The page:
Winter fuel payments 'may be cut'Posted on: 18 August 2010 by Mark O'haire
The qualifying age for winter fuel payments could be raised under government plans to cut the welfare bill, it was reported on Wednesday.
Rather than being eligible for the annual handout at 60, people could have to wait until they are at least 66, the Daily Telegraph said, with talks apparently under way to impose an even bigger rise.
And the paper said the payment - worth £250 or £400 for the over-80s last winter - could be cut by £50 for new recipients and £100 for the oldest.
But a Department for Work and Pensions (DWP) spokeswoman said the story was "speculation", saying no decisions had yet been made ahead of the autumn's spending review and subsequent white paper on welfare reform.
The Times also suggested that winter fuel payments might be cut, perhaps along with child benefit and other universal allowances, as part of a £13 billion reduction that could be used to pay for radical welfare changes proposed by Work and Pensions Secretary Iain Duncan Smith.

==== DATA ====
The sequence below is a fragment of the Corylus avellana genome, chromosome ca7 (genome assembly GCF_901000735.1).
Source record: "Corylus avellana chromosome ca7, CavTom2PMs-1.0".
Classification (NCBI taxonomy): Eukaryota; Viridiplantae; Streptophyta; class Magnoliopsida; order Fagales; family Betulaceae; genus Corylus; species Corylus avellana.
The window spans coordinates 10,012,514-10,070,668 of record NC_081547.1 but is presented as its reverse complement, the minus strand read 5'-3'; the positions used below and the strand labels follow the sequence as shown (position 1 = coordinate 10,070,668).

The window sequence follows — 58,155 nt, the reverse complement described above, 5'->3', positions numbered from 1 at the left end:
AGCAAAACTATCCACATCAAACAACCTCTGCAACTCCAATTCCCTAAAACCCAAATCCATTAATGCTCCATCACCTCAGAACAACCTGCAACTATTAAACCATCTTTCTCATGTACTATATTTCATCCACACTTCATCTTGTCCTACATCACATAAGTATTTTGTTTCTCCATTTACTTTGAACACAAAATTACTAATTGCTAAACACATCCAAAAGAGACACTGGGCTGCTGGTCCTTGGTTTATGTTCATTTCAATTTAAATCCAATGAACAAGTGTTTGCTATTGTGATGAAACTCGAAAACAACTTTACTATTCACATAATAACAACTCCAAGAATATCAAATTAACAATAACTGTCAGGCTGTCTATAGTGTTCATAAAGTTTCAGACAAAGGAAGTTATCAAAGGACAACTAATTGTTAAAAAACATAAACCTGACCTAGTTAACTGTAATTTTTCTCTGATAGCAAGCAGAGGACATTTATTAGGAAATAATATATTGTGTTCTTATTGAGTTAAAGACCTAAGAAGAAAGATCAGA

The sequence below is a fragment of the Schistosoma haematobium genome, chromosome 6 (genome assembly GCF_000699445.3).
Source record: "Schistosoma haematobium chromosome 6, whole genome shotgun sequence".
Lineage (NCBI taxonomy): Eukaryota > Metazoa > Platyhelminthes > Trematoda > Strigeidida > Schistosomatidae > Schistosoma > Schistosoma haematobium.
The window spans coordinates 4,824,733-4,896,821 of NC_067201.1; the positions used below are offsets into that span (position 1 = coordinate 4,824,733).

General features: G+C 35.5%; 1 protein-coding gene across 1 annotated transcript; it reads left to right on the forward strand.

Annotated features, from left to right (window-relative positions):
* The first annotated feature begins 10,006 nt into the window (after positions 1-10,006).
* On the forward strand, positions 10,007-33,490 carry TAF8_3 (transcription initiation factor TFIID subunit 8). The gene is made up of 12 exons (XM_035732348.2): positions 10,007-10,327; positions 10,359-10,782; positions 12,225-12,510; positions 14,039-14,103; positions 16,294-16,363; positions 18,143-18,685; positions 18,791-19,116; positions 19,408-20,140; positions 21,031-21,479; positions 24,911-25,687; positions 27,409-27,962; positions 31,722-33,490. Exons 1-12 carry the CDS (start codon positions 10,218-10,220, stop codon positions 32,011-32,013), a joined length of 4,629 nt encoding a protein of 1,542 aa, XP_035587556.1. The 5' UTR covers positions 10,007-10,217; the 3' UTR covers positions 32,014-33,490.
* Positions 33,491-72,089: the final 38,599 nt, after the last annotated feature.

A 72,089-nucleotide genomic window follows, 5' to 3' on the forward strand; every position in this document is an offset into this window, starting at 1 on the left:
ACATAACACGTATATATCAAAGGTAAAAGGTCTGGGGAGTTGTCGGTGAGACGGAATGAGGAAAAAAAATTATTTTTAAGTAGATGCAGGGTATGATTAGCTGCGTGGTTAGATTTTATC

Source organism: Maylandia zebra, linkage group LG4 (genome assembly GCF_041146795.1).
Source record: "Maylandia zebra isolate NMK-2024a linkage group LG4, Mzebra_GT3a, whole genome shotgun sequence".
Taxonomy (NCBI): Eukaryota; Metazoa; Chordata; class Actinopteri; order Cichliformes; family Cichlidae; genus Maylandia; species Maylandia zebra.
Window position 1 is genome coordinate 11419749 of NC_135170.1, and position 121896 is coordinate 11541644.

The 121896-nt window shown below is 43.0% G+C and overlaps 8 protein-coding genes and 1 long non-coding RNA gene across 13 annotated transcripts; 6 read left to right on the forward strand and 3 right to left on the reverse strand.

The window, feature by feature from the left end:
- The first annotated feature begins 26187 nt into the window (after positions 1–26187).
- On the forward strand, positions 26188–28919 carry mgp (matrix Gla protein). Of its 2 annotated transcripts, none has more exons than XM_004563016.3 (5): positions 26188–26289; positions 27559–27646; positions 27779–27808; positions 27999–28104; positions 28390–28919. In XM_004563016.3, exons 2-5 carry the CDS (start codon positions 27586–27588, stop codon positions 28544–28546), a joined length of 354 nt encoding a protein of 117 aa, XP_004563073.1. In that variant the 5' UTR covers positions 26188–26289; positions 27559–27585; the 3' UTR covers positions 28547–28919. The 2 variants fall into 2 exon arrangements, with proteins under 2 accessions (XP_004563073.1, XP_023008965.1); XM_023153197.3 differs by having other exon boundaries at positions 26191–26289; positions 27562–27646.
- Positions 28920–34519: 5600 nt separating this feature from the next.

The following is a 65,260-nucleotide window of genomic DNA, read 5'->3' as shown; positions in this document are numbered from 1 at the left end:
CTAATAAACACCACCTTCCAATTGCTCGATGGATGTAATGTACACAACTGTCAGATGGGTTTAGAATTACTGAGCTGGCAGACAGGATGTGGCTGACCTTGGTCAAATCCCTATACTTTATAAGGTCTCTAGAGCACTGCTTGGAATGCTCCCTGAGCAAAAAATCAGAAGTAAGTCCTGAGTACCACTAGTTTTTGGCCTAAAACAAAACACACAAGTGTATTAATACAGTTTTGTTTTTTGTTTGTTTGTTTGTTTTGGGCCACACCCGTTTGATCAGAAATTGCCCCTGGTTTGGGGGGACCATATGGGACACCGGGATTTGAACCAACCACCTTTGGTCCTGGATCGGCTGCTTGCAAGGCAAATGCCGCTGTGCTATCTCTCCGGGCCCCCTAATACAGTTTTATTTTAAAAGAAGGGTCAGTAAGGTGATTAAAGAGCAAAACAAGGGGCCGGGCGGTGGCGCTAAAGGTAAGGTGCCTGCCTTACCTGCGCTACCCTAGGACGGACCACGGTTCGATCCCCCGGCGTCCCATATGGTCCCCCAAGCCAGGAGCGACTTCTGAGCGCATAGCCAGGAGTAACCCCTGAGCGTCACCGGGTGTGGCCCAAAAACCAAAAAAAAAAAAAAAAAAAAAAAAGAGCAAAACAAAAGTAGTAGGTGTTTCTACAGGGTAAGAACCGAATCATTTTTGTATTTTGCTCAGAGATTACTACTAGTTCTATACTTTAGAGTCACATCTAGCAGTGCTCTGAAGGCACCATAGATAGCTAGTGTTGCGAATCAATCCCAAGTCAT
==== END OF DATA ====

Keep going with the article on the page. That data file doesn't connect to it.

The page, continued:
The spokeswoman said the DWP was "not going to provide a running commentary" on what was being considered.
Winter fuel payments, introduced in the winter of 1997, cost around £2.7 billion a year.
David Cameron pledged to keep the winter fuel allowance during the general election leaders' debates, but the Liberal Democrats campaigned on a platform of reforming the payment by raising the age-related threshold to 65 to extend them for severely disabled people. The coalition agreement pledges to "protect key benefits for older people such as the winter fuel payment", but does not rule out reform.
Chancellor George Osborne was challenged on whether winter fuel payments to older people would be protected at the same level as under Labour, replying: "The commitment on the winter fuel payments is there in the coalition agreement and was made during the election campaign and is there for all to see."
According to the Government's website Directgov, the qualifying age for winter fuel payments is already rising in line with the increase in women's state pension age - set to equalise at 65 by 2020. Ministers have proposed speeding up plans to raise the state pension age for men to 66, possibly by as early as 2016.
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